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Confederate notes.

The community continues to receive and to pass the notes of the Confederate Government issued prior to April, 1863. Those notes to the people generally are just as good as any. They never were esteemed the more for bearing on their face the promise to be funded in bonds of 8 per cent; and are not regarded as less valuable now that the Government is about to refuse to bond them at all, and the banks here have declined to take them on deposit. (A policy, by the way, the banks nowhere else have pursued.) The credit and honor of the Government are as much involved in the matter of their ultimate redemption as in any other of its issues, and the people continue to take them with the same confidence that they have received and paid them out ever since they first saw the fight.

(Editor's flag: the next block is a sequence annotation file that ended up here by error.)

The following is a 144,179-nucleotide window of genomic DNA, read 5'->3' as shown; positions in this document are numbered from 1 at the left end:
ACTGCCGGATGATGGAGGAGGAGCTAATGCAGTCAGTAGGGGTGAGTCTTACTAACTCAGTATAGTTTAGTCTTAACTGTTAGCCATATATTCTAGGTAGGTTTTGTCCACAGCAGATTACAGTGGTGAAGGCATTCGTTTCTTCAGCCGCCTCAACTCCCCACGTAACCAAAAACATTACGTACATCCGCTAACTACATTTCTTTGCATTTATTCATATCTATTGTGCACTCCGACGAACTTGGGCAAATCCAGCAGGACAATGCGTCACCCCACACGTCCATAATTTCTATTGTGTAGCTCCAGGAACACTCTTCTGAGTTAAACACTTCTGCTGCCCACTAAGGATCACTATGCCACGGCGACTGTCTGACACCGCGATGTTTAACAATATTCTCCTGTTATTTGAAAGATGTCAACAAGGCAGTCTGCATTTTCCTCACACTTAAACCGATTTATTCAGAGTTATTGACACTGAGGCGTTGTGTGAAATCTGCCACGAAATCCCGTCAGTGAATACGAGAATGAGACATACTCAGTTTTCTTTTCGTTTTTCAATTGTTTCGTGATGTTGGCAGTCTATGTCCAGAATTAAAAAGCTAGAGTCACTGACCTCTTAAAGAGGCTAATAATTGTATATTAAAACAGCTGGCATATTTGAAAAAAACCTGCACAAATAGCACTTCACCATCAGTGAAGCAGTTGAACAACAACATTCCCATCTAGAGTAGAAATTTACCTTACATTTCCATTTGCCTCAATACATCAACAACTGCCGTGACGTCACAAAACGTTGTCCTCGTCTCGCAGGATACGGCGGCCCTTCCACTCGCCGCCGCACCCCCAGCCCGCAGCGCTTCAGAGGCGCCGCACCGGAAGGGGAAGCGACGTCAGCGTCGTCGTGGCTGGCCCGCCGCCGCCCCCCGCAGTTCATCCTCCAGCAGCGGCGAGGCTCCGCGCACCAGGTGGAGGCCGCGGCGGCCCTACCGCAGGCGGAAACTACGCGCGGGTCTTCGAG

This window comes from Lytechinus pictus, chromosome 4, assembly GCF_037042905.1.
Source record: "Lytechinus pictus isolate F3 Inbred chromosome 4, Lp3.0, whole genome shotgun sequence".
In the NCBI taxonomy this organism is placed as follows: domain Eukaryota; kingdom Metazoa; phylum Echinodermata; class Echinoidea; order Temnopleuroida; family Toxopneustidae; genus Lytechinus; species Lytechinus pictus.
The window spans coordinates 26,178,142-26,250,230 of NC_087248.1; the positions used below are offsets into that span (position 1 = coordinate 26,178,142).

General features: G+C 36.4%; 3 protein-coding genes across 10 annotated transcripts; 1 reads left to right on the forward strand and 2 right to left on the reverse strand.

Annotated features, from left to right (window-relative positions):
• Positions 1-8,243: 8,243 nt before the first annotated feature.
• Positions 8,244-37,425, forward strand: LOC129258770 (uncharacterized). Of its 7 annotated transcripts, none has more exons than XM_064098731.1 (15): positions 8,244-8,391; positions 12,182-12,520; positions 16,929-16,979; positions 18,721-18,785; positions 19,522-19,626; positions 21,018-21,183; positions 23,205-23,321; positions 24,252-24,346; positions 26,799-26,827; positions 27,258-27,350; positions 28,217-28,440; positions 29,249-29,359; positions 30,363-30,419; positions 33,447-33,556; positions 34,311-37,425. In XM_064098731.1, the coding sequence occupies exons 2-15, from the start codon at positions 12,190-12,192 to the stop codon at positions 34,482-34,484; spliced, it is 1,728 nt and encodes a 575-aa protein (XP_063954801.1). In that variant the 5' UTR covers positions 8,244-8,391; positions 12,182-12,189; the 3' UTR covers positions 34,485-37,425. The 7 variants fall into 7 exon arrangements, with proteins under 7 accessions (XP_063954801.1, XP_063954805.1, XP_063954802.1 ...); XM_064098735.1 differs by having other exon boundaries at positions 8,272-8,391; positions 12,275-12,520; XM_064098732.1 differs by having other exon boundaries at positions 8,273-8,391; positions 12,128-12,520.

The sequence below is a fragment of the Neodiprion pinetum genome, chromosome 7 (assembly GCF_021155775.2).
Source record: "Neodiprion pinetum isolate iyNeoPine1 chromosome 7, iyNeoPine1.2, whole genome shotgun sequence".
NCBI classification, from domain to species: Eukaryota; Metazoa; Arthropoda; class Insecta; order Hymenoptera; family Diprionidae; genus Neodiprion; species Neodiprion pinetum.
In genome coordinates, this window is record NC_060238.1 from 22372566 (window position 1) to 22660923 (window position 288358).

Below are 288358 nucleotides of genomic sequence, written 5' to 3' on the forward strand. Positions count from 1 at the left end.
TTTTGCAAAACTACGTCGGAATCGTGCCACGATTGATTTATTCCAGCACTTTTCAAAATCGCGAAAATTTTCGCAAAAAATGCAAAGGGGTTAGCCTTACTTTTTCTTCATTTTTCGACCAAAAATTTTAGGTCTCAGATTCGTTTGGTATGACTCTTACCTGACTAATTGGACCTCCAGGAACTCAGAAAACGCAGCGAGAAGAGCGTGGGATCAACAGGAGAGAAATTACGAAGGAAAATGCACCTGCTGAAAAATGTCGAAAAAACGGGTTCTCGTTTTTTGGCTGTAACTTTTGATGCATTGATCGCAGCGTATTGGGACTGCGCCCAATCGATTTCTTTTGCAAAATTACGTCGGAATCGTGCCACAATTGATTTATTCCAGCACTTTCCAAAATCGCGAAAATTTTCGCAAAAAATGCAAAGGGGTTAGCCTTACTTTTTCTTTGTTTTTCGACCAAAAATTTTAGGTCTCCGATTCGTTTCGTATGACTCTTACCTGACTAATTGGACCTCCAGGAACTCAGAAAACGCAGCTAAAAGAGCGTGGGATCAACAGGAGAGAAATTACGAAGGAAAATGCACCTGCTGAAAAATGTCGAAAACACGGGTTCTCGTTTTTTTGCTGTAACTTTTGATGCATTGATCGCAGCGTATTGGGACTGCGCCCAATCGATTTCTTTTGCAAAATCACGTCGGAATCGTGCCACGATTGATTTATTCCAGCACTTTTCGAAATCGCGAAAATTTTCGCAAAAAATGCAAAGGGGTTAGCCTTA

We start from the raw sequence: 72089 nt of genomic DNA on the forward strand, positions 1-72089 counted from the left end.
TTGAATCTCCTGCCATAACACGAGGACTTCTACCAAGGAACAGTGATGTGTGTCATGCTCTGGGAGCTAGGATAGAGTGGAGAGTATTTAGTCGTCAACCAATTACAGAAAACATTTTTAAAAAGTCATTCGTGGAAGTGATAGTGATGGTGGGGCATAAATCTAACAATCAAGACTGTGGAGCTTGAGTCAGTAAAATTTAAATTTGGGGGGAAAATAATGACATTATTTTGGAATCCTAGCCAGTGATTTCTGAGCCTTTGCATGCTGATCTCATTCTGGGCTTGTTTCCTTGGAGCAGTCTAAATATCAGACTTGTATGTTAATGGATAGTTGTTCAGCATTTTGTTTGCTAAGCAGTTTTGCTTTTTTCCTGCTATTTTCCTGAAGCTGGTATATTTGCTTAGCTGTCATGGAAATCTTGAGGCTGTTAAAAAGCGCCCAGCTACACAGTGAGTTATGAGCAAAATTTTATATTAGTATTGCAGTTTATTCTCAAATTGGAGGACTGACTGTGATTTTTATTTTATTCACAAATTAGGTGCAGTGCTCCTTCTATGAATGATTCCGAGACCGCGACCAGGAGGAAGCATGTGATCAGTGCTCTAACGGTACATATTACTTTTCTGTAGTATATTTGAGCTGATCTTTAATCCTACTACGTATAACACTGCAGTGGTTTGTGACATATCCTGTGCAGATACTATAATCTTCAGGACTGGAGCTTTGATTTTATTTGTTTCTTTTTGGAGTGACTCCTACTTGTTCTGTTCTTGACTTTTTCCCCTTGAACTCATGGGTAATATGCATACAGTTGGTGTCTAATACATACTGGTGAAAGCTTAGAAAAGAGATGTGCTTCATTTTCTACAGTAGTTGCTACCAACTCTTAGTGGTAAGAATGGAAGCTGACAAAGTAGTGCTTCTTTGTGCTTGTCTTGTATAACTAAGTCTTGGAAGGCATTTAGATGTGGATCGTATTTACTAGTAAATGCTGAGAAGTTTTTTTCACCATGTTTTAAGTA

This course of the people and the business community is wise, and saves themselves from unnecessary shaves and discounts which would follow their rejection of those notes refused by the Richmond banks. These notes will be taken for taxes, and we hope will be retired in that manner as rapidly as was hoped by those who shaped the policy of the Government.--Their continued circulation is a good evidence of the faith of the people in the credit of the Government, and will prevent the inconvenience which was reasonably apprehended from the course of the Government and the banks in putting them under the ban.

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April, 1863 AD (1)
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